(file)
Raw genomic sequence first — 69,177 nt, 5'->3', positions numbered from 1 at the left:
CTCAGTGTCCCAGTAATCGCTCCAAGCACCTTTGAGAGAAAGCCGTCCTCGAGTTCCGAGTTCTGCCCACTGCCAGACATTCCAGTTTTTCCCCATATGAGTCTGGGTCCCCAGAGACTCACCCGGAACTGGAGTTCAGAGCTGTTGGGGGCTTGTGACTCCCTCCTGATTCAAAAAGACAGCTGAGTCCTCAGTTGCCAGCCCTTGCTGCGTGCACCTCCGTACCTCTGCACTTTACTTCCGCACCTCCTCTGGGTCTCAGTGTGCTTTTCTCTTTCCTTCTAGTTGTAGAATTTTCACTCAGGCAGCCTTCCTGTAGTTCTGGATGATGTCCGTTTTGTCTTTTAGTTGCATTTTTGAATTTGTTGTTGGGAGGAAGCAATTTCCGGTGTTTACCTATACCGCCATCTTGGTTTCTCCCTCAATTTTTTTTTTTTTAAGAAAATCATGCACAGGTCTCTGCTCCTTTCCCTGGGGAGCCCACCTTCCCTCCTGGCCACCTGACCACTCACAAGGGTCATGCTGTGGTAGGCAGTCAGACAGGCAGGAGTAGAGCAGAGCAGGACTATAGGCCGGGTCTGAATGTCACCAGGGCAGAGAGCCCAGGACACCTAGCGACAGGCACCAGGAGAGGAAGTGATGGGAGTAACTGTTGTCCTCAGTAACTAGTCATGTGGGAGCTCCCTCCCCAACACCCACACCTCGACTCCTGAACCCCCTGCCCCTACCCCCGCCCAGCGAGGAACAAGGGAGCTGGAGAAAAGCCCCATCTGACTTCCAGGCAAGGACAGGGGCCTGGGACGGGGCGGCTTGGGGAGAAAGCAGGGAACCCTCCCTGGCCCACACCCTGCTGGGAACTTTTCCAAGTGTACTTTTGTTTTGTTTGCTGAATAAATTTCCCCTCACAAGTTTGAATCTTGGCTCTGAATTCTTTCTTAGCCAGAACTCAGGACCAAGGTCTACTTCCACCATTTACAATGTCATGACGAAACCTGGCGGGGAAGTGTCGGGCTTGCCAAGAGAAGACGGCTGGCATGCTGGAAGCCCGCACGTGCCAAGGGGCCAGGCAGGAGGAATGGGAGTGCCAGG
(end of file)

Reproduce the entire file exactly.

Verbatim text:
Raw genomic sequence first — 69,177 nt, 5'->3', positions numbered from 1 at the left:
CTCAGTGTCCCAGTAATCGCTCCAAGCACCTTTGAGAGAAAGCCGTCCTCGAGTTCCGAGTTCTGCCCACTGCCAGACATTCCAGTTTTTCCCCATATGAGTCTGGGTCCCCAGAGACTCACCCGGAACTGGAGTTCAGAGCTGTTGGGGGCTTGTGACTCCCTCCTGATTCAAAAAGACAGCTGAGTCCTCAGTTGCCAGCCCTTGCTGCGTGCACCTCCGTACCTCTGCACTTTACTTCCGCACCTCCTCTGGGTCTCAGTGTGCTTTTCTCTTTCCTTCTAGTTGTAGAATTTTCACTCAGGCAGCCTTCCTGTAGTTCTGGATGATGTCCGTTTTGTCTTTTAGTTGCATTTTTGAATTTGTTGTTGGGAGGAAGCAATTTCCGGTGTTTACCTATACCGCCATCTTGGTTTCTCCCTCAATTTTTTTTTTTTTAAGAAAATCATGCACAGGTCTCTGCTCCTTTCCCTGGGGAGCCCACCTTCCCTCCTGGCCACCTGACCACTCACAAGGGTCATGCTGTGGTAGGCAGTCAGACAGGCAGGAGTAGAGCAGAGCAGGACTATAGGCCGGGTCTGAATGTCACCAGGGCAGAGAGCCCAGGACACCTAGCGACAGGCACCAGGAGAGGAAGTGATGGGAGTAACTGTTGTCCTCAGTAACTAGTCATGTGGGAGCTCCCTCCCCAACACCCACACCTCGACTCCTGAACCCCCTGCCCCTACCCCCGCCCAGCGAGGAACAAGGGAGCTGGAGAAAAGCCCCATCTGACTTCCAGGCAAGGACAGGGGCCTGGGACGGGGCGGCTTGGGGAGAAAGCAGGGAACCCTCCCTGGCCCACACCCTGCTGGGAACTTTTCCAAGTGTACTTTTGTTTTGTTTGCTGAATAAATTTCCCCTCACAAGTTTGAATCTTGGCTCTGAATTCTTTCTTAGCCAGAACTCAGGACCAAGGTCTACTTCCACCATTTACAATGTCATGACGAAACCTGGCGGGGAAGTGTCGGGCTTGCCAAGAGAAGACGGCTGGCATGCTGGAAGCCCGCACGTGCCAAGGGGCCAGGCAGGAGGAATGGGAGTGCCAGG